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Friday
Nov272009

Conventional Wisdom Not Necessarily the Truth

This morning, I was listening to an audiobook (Freakonomics by Steven D. Levitt and Stephen J. Dubner) and was smacked in the face with an excellent point about conventional wisdom.

The authors note a quote by, the prolific author and economist, John Kenneth Galbraith:

We associate truth with convenience.  With what most closely accords with self-interest and personal wellbeing, or promises best to avoid awkward effort or unwelcome dislocation of life.  We also find highly acceptable what contributes most to self-esteem. ...we adhere, as though to a raft, to those ideas which represent our understanding.

Levitt and Dubner then go on to analyze Galbraith's statement:

So, the conventional wisdom, in Galbraith's view, must be simple, convenient, comfortable and comforting, though not necessarily true. ...noticing where the conventional wisdom may be false; noticing perhaps the the contrails of sloppy or self-interested thinking; is a nice place to start asking questions.

These words are exceptionally wise, and we can certainly apply these thoughts to the matters of health, nutrition and the way we eat.

There's a reason why the raw-vegan diet hasn't become mainstream. 

It's the same reason why most people continue to live the same unhealthy lifestyles that have made them sick.

People don't want to have to think or expend any extra effort.  It's easier for them to keep doing what they've always done than to learn to live another way.

If that means being sick, so be it.  They'll just convince themselves that what they're doing is normal.  That everyone does it.  That it's okay.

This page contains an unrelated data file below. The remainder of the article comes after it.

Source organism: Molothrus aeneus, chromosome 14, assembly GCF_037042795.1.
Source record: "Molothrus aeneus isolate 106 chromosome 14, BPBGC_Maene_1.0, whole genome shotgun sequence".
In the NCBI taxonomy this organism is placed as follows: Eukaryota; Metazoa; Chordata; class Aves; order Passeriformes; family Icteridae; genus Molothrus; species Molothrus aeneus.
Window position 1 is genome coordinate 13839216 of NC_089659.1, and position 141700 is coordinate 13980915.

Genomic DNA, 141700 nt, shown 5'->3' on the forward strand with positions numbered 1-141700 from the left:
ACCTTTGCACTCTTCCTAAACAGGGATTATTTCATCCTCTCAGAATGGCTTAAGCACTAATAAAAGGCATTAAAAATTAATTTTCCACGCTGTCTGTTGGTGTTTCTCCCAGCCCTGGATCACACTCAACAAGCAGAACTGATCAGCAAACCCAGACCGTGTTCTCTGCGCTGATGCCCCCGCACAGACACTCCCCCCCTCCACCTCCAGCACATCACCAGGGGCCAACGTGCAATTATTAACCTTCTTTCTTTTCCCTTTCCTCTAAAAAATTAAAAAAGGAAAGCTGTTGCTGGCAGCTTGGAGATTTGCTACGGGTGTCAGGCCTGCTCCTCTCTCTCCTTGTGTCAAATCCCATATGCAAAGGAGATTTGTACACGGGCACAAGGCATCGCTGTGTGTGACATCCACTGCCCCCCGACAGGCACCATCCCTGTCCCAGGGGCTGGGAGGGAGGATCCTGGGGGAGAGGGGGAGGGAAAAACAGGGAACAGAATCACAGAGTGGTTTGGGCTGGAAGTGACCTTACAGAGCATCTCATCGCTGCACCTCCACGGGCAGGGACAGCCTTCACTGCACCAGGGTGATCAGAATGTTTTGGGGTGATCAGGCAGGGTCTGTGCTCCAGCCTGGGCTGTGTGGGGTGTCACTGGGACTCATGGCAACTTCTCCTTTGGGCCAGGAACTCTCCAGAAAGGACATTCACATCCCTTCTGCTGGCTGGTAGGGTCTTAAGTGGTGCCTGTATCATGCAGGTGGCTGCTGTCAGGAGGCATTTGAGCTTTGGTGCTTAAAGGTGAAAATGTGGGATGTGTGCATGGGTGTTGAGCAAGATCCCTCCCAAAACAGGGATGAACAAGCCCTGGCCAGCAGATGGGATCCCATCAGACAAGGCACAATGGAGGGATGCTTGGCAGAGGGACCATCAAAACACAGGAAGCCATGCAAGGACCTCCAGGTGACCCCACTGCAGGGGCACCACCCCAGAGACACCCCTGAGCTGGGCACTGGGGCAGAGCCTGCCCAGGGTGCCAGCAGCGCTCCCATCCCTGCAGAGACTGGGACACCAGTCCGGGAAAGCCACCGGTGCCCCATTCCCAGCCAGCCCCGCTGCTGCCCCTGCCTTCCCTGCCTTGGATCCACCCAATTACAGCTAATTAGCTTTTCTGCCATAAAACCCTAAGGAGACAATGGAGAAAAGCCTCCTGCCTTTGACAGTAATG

Unfortunately for many peoples' health, just because the general population believes eating a diet of refined, cooked and processed food products is alright, that doesn't make it true.

As you and I know, the reality is very much the opposite.

My hope is that, as time goes by and the sharing of information and ideas becomes increasingly easy, more people will come to question all forms of conventional wisdom.  

Take a moment to pause and reflect on the things you do every day without thinking -- the deeply ingrained habits and social norms. 

Do you do them because they're in line with what you really believe, or do you just do them because everyone else does it too?

Remember, conventional wisdom is the byproduct of public opinion.  It's doesn't necessarily have anything to do with the truth.

I wouldn't take lifestyle advice from a population of sick, fat people -- no matter how many millions of them parrot the same false ideas. 

At the end of the day, you're responsible for your own decisions.  Make sure you're the one making them, not someone else.

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Real-World Raw Health and Nutrition:
The raw food diet made easy for your busy life!

Mike Dillman is a self-taught raw-vegan who began his journey nearly five years ago.   Having worked his way through all the challenges firsthand, he wants to save you from making the same mistakes yourself.  You can visit Mike's blog at Real-World-Raw.com to learn how easy it can be to make a raw-vegan diet fit your busy lifestyle.

If you want to experience the amazing health that comes with living the one truly natural diet, Mike's new book, "Real-World Raw: The Busy Person's Guide to the Raw-Vegan Diet" is just what you're looking for.  See for yourself. 
To Download a FREE 20-Page Sneak Preview of the eBook click here!

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